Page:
Omnipresent Computers – Part 3


I’m a memory stick person, when I have it with me, and it allows me to have my files, and some programs (Inkscape, PChat, OpenOffice, notepad++, the list goes on and on) with me wherever and whenever I like but being a small piece of plastic, metal and glass, it’s rather prone to being lost, and or broken, necessitating frequent and thorough backups. Despite the flaws in the backup software (Syncback SE) to do with “version control” it really does work, and I’ve never lost more than about a days work, or lost the capability to work for more than a day.

People say that the cloud is the future, the ability for, anywhere, any time any files one could possibly want to access to be used, modified and globally updated over the internet, and this is surely something that “omnipresent computers” (the series) should be all over. Connectivity, ease of use and reliability are surely all improved? Well yes and no: outsourcing the storage of such sensitive data can be dangerous, especially as one has no control over deletion, duplication or good access control. One lacks the options to put version control along side plain drives or to triplicate some files. I may be a little of a hypochondriac when it comes to loosing data but this sort of flexibility is something that should be available, especially if the data is your livelihood or personally important. Who says online services have any duplication of data?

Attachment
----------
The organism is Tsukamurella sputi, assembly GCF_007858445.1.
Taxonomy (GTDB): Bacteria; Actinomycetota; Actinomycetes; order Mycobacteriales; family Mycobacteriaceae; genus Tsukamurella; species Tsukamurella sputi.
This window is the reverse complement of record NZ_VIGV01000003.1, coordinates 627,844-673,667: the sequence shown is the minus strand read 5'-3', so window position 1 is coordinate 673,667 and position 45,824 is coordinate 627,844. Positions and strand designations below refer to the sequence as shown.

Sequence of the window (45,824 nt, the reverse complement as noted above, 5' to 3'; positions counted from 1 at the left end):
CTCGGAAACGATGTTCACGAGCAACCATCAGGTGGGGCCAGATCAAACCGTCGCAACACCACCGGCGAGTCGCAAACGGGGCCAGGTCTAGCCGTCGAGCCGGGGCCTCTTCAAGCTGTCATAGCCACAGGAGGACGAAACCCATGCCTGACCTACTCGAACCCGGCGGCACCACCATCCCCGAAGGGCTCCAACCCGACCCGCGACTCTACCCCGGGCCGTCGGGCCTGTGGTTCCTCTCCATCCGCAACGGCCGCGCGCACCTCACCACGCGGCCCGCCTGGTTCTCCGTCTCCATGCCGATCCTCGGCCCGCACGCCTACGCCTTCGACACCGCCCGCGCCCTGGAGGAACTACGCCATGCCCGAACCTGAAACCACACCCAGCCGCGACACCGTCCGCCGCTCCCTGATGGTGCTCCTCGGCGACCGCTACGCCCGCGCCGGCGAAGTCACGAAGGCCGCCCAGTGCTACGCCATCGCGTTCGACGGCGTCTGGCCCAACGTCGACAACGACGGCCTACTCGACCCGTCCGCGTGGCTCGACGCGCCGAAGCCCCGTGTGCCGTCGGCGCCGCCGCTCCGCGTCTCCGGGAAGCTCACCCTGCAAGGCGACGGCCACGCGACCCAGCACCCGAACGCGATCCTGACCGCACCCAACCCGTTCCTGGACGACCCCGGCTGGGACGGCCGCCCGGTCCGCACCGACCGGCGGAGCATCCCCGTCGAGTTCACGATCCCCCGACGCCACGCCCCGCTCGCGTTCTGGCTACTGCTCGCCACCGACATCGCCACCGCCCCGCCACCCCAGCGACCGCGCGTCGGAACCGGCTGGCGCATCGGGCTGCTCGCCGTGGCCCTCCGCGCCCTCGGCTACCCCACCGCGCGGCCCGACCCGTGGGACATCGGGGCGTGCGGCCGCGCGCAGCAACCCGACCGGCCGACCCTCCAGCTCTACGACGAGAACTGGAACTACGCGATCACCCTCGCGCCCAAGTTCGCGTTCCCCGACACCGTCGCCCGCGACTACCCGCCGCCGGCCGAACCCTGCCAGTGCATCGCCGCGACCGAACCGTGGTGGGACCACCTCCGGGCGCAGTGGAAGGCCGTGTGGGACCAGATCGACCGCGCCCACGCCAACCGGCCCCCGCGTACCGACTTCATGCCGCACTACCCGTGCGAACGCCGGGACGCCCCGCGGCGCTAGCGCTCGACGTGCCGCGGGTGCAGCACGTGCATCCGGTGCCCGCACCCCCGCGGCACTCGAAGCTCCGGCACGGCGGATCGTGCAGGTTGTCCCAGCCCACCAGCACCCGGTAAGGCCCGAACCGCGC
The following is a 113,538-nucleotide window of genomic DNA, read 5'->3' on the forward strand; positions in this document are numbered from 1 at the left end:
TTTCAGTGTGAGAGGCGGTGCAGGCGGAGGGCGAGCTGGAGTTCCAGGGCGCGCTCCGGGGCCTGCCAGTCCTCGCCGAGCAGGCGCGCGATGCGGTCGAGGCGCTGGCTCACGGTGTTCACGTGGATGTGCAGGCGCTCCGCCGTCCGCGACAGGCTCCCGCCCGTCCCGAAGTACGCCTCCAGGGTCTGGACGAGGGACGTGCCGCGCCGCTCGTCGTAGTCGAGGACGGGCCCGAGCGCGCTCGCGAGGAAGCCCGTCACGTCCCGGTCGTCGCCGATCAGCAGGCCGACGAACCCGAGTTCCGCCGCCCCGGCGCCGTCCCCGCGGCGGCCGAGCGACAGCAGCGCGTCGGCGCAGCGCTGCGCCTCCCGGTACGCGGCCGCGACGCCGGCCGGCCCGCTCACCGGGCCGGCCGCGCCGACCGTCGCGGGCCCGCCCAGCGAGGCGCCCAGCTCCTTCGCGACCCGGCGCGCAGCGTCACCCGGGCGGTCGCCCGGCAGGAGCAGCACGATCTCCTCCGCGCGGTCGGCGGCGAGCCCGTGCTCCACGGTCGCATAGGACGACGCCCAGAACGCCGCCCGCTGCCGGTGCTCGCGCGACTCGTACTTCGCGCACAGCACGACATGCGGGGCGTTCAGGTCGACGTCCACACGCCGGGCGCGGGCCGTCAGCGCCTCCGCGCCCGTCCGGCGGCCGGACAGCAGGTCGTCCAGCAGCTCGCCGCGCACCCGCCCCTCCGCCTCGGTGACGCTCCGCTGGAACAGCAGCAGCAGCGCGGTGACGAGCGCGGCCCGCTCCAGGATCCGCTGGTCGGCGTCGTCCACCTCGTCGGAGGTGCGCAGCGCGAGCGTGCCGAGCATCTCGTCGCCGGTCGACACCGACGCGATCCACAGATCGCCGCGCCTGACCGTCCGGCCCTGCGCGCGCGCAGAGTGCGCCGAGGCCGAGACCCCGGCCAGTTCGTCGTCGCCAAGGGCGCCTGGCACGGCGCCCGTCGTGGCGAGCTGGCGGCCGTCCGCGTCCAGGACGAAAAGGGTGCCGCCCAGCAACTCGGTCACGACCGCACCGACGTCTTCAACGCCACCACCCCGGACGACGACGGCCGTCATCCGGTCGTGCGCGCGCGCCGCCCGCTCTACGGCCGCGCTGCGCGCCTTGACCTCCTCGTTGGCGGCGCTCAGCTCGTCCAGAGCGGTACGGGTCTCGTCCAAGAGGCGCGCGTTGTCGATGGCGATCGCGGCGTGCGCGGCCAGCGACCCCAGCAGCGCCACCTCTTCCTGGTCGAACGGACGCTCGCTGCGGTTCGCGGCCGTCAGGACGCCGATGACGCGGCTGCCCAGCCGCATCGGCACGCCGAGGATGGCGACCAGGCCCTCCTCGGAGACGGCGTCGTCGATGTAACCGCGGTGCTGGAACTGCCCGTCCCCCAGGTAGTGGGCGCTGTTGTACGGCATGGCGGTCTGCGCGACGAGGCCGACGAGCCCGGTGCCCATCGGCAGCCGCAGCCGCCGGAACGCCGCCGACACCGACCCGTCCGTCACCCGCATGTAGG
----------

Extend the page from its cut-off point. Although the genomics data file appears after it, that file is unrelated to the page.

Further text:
Back to the point: Save as. Why do I have to navigate a file system to save anything? I’ve long wanted a system where one attaches files to particular tags or projects, easily searchable and not rigidised to a strict file system. I could then tie a version control system to all files in that tag or project, call them up, do cross linked searches etc.

This system still needs more casuality to be added to machine computer interface, its a particularly AI and voice control friendly way of sorting files, but I can see it being a major change in the stagnating area of consumer file management. That combined with a service through which one could access ones files off a home server or separate server through a similar method quickly and easily, including, say adding guest access to particular tags or files.

I’ve written previously about CelTex, and the lovely interface afforded by a stored project file but add to that the power of visual linked branches, one can see a future where everyone’s files are neatly organised, without one having to remember to put things in the right place. Maybe soon we’ll see “Save as” replaced with “store”, and get rid of the book-keeping to the computer.

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